Bike Shops are important to our communities – what a nice surprise!
On Monday 23rd March Boris Johnson announced that all non-essential retailers were being forced to close as part of the Government’s measures to contain the spread of the Coronavirus. Giant Liverpool is a family owned independent bike shop and the family were expecting this announcement. We made plans to all meet at the store to put signs on the door and alter our website.
What a shock then to see that we were listed as essential to the Government’s strategy and were allowed to remain open if we wished. Ministers had at last acknowledged the importance of daily exercise and listed cycling along with walking and running as being allowed. Key workers were possibly commuting by bike and needed to be able to get their bikes repaired or serviced. With participation in all sport being cancelled and gyms forced to close then perhaps there would be a surge in demand form people returning to cycling?
Of course we had to assess the risk on the health of our staff and customers. We thought we should try and support those who wanted to ride and thought we could trade safely.
Lots of people had campaigned for cycling and bike shops to be judged as a special case. The chief executive of British Cycling wrote to the health secretary urging ministers to add cycling to the list of recommended activities during the Coronavirus outbreak. Also, a group of nearly 50 academics and experts on public health and transport wrote an open letter to the government urging ministers to encourage walking and cycling amid the pandemic, noting their vital importance in the wider public health issue of combating inactivity. Precise figures are hard to estimate, but one often quoted statistic suggests that in England alone 80,000 plus people die every year due to the health consequences of inactivity.
One week into the heightened lockdown and what has happened in our bike shop? Footfall has been steady, and we have managed to maintain social distancing with ourselves and our customers. We have a hand sanitiser at our front door (which is more than our local Sainsbury’s does) and notices in store. Of course our cleaning regime has been massively stepped up.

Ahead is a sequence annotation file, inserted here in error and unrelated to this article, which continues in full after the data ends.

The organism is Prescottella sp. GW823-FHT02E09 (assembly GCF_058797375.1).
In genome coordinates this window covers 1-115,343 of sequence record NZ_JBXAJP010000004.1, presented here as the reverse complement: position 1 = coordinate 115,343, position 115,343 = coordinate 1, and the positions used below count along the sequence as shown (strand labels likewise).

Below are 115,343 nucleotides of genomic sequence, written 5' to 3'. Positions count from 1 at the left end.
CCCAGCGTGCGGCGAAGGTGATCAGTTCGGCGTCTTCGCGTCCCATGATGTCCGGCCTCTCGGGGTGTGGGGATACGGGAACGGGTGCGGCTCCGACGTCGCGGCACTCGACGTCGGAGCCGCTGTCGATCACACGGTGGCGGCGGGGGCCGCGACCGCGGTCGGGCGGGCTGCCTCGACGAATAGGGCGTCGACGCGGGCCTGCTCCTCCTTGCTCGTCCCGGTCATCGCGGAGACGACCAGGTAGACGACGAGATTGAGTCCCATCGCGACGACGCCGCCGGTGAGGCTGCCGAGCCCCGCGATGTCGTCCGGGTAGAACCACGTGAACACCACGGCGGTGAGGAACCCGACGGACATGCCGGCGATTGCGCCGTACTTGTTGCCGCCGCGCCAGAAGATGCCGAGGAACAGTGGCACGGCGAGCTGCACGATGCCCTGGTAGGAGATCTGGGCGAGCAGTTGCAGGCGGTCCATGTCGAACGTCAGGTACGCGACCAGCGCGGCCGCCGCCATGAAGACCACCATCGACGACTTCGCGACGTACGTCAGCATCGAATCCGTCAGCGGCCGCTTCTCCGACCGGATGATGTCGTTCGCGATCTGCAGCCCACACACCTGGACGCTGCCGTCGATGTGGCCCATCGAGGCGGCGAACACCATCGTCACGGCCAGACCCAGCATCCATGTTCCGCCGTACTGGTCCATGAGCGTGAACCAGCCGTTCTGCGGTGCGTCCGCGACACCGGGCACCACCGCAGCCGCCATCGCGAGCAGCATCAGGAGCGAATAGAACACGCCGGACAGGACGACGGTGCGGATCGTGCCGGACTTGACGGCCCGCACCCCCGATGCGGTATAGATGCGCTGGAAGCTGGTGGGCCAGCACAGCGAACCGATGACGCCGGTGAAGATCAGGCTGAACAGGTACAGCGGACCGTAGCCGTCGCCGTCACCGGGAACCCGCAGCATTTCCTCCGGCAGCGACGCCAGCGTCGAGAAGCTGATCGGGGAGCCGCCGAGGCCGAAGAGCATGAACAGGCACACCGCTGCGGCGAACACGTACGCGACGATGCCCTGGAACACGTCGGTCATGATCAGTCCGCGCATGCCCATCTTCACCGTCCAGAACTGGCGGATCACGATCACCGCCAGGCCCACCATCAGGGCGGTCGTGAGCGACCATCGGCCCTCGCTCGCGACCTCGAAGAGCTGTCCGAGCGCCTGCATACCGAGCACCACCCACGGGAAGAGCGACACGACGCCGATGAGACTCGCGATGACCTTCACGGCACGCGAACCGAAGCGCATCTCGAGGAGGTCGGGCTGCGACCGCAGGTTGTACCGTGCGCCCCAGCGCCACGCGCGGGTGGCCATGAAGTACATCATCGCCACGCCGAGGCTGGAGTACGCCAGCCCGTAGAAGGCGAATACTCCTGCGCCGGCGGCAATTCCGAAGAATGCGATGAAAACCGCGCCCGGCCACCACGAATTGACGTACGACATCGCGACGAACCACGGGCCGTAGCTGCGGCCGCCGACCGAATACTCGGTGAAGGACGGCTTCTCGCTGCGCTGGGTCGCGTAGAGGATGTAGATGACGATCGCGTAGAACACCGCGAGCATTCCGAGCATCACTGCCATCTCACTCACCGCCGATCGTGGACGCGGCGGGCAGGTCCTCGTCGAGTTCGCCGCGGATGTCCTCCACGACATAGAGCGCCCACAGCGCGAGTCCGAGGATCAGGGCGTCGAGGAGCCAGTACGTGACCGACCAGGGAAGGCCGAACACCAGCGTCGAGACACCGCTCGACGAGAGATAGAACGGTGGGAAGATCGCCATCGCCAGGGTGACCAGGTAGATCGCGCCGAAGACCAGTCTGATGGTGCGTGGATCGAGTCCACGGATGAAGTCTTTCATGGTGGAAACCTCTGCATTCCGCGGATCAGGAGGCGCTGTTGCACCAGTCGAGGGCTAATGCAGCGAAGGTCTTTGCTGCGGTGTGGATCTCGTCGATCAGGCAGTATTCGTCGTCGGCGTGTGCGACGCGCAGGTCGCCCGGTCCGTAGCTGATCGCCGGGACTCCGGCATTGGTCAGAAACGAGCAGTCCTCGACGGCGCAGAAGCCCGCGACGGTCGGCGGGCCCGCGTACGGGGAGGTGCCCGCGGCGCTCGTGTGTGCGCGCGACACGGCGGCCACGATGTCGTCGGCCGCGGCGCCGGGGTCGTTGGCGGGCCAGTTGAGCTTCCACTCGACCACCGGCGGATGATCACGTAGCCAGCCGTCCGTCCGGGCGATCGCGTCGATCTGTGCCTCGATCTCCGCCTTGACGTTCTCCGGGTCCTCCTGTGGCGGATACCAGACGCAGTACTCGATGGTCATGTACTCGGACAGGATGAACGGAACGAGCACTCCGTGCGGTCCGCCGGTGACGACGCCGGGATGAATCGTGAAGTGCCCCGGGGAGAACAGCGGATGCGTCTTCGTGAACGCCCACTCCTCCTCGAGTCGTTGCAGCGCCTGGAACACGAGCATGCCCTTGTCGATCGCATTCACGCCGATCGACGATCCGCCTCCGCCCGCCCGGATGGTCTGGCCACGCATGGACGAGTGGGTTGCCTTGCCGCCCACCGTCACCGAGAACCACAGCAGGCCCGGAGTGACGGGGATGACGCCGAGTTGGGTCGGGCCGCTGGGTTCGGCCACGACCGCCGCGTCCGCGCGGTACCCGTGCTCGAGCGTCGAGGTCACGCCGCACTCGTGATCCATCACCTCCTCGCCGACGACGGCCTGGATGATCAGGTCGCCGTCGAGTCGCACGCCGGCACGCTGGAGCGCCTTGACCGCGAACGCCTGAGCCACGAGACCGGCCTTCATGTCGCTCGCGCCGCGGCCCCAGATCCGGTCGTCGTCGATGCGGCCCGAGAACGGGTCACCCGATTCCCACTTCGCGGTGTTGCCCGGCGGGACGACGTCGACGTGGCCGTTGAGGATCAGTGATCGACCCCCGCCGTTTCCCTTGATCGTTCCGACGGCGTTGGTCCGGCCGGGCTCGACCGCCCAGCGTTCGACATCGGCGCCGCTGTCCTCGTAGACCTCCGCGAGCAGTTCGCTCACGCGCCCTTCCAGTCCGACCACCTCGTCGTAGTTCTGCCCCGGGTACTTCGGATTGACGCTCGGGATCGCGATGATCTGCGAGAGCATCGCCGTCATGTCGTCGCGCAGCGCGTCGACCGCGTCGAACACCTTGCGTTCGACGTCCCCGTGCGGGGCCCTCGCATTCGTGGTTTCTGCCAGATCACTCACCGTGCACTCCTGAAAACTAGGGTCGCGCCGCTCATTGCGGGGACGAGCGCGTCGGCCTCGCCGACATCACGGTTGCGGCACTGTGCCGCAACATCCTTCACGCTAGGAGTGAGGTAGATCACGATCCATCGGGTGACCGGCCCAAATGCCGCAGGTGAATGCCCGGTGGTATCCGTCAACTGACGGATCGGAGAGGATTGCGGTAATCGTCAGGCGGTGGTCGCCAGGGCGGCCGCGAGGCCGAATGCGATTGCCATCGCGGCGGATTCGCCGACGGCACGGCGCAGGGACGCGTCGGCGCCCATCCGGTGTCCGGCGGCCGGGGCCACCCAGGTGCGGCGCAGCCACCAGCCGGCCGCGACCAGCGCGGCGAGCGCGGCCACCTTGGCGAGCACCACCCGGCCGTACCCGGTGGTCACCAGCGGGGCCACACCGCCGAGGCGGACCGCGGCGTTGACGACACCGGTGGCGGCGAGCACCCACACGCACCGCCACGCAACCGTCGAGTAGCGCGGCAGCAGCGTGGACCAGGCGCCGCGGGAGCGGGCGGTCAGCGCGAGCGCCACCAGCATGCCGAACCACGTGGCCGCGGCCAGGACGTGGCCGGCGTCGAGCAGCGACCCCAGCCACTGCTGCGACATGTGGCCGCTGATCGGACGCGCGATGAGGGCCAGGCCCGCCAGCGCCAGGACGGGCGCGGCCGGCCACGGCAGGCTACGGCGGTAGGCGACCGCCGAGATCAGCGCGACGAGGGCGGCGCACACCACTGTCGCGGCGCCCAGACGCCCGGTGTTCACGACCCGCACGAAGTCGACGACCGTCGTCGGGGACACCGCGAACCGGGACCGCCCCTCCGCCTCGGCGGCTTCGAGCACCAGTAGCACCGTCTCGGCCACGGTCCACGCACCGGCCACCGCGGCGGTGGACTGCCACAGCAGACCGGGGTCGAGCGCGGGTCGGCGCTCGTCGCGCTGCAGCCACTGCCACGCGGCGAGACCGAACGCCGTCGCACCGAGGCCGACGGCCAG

We have seen signs of people returning to cycling but we are only one week into the new regime and things could change at any time. We too could be forced to close or if we fail to cover our overheads we could choose to close.
On my daily rides it is wonderful to now see the numbers of families riding on our quieter roads where they feel safe. Maybe all these new walkers and cyclists will keep this up even when we return to normal life. What will the “new normal” look like? There are predictions for massive business failures.
In the long term though this brings me onto wondering about the importance of bike shops in our community.
There were no bike shops in or around the city centre when we opened 11 years ago when Giant asked me to open their first brand store in Europe here in Liverpool. Our nearest competitor has just closed and another chain has announced it’s intention to follow suit.
The leader of Preston Council, Matthew Brown, coined a phrase “guerilla localism” to explain their strategy for transforming the city’s fortunes. They positively encouraged organisations and individuals to spend locally. The Federation of Small Businesses has published research by CLES showing that for every pound spent with a small or medium-sized firm, 63p is re-spent locally. That drops to 40p for every pound given to a large or multinational company.
Please read the full article at https://www.theguardian.com/commentisfree/2018/jan/31/preston-hit-rock-bottom-took-back-control
Of course that makes sense. All four of our directors live and work on Merseyside – so do all of our staff. We have paid Liverpool Council over £92,000 in Business Rates. We pay National Insurance and Corporation Tax at the proper rate. We don’t employ anyone to devise ways of dodging our responsibilities. We have taken on apprentices over the years and would like to do so again. We would like to employ more people but need to be more confident about our future.
When all of this is over we will get the community and the High Street we deserve.
Director, Liverpool Bicycle Limited and Liverpool Bicycle Co-operative Limited
Hightown Cycle Repairs
I run Hightown Cycle Repairs a small workshop based in Hightown. I initially closed when the lockdown was announced I have type 1 diabetes. I had so many phone calls I reopened last Monday with some social distancing measures in place.
I have had a super busy ad exciting week, with the vast majority of work for new customers using their bikes for their daily exercise. It’s been great to see people getting their bikes out of garages and sheds and starting to ride. I was out riding one evening with my son and overheard a young girl riding with her Mum, she said Mum this is ace can we do this more. I hope that many people will have to rethink there leisure time and use their bikes even more once the lockdown is rescinded.
Stay safe and healthy.
Quinns Bike Centre is closed over Easter, open again on Tuesday 14th.
379 Edge Lane, L7 9LQ
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